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The Eighth Advanced International Conference
on Telecommunications

AICT 2012

May 27 - June 1, 2012 - Stuttgart, Germany


Passive Optical Network Configurations - Performance Analysis
co-authored by John Vardakas and Michael Logothetis, University of Patras, Greece

The Passive Optical Network (PON) is a fiber-based access network that provides huge bandwidth in a cost-effective manner. The basic building blocks of a PON are a centralized Optical Line Terminal (OLT), located in the central office, and a number of Optical Network Units (ONUs) located at the users’ premises. A Passive Optical Splitter/Combiner (PO-SC) broadcasts traffic from the OLT to the ONUs (downstream direction) and transmits traffic from the ONUs to the OLT (upstream direction). PONs come in different flavors, depending on the multiple access scheme they deploy in both directions, such as Time Division Multiple Access (TDMA), Wavelength Division Multiplexing (WDM) and Optical Code Division Multiple Access (OCDMA).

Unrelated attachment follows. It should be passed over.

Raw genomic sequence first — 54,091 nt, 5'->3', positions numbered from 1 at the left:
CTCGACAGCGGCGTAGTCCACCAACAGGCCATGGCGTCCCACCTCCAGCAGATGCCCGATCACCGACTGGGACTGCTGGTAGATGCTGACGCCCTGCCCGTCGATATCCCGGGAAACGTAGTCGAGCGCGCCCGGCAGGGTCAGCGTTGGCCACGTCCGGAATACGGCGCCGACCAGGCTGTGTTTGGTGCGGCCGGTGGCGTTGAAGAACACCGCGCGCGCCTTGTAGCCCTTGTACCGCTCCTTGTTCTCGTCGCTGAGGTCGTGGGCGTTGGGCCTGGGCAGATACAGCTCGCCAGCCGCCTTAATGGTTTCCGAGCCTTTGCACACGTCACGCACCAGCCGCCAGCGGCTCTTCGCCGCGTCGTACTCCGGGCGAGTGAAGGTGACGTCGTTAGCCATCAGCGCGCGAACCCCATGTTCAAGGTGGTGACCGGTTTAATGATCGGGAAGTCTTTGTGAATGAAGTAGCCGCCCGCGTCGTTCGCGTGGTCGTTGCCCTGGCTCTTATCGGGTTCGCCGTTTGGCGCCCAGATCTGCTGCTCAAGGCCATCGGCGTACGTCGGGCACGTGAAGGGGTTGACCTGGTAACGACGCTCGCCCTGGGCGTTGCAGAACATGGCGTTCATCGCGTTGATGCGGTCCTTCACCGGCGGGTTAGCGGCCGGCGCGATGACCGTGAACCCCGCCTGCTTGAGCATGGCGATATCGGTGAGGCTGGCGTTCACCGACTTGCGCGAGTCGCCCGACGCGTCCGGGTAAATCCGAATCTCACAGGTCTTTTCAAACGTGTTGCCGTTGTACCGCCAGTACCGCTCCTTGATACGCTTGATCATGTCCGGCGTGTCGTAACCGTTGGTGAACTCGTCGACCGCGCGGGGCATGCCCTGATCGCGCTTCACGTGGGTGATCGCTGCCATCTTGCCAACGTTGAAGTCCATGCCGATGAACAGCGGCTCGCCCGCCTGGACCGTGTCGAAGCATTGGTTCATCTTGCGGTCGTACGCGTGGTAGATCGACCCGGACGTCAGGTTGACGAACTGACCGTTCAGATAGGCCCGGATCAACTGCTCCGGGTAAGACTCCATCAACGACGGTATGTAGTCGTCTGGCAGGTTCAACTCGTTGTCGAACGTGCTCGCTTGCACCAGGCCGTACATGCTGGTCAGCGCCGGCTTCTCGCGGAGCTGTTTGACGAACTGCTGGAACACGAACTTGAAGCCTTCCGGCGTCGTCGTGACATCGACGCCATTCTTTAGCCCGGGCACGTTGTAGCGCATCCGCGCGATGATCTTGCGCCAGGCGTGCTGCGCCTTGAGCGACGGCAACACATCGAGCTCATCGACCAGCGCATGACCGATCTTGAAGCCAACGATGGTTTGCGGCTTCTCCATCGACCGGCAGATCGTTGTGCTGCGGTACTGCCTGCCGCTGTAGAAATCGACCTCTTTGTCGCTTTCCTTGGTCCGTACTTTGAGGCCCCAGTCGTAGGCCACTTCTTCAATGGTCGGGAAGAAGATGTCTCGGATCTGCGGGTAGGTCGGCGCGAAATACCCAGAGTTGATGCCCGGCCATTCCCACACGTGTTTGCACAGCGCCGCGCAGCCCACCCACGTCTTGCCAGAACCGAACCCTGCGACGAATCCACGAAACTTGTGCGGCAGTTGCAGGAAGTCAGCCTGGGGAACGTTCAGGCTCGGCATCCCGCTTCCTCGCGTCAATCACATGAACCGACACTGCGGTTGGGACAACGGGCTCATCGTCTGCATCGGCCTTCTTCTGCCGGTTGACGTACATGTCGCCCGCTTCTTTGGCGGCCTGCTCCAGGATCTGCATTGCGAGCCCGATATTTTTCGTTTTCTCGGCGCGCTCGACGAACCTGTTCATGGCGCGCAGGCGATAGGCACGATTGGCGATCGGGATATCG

PONs are now deployed as the primary solution for the provision of Fiber-To-The-Home (FTTH) services, by utilizing their ability to share the fiber bandwidth among customers in cost-gainful way. However, the ever-increasing bandwidth demands, driven by the emergence of bandwidth-hungry applications, enhance the need for PON configurations that will fully utilize the advantages of the optical fiber. Therefore, it is important for  the service providers to discover the capabilities of the PON and predict its performance under different subscriber demands. The performance analysis of  PONs through the development of efficient mathematical models can provide numerous advantages. Firstly, contrary to the method of simulation, the mathematical models provide a concrete way for the determination of crucial performance metrics, such as blocking probabilities, delay, jitter and utilization of the network’s resources. The calculation of these metrics can be performed in relatively very short time, in comparison to the time-consuming simulations, which are typically performed by using troublesome and expensive simulation tools. Furthermore, mathematical models are a resourceful tool that could be used by service providers in order to answer questions involving trade-offs between the amount of resources allocated for a specific service-class and the QoS that will be experienced by the subscribers, and to predict network performance under extreme traffic conditions. In addition, the development of analytical models for the performance evaluation of networks is the first step for the derivation of network optimization models that aims at minimizing the network operational cost, while maintaining the QoS experienced by the subscribers above the Service Level Agreements (SLA) levels. As a result, the development of mathematical models for the performance analysis of PONs can provide the best possible network resources with the highest QoS to the network subscribers.



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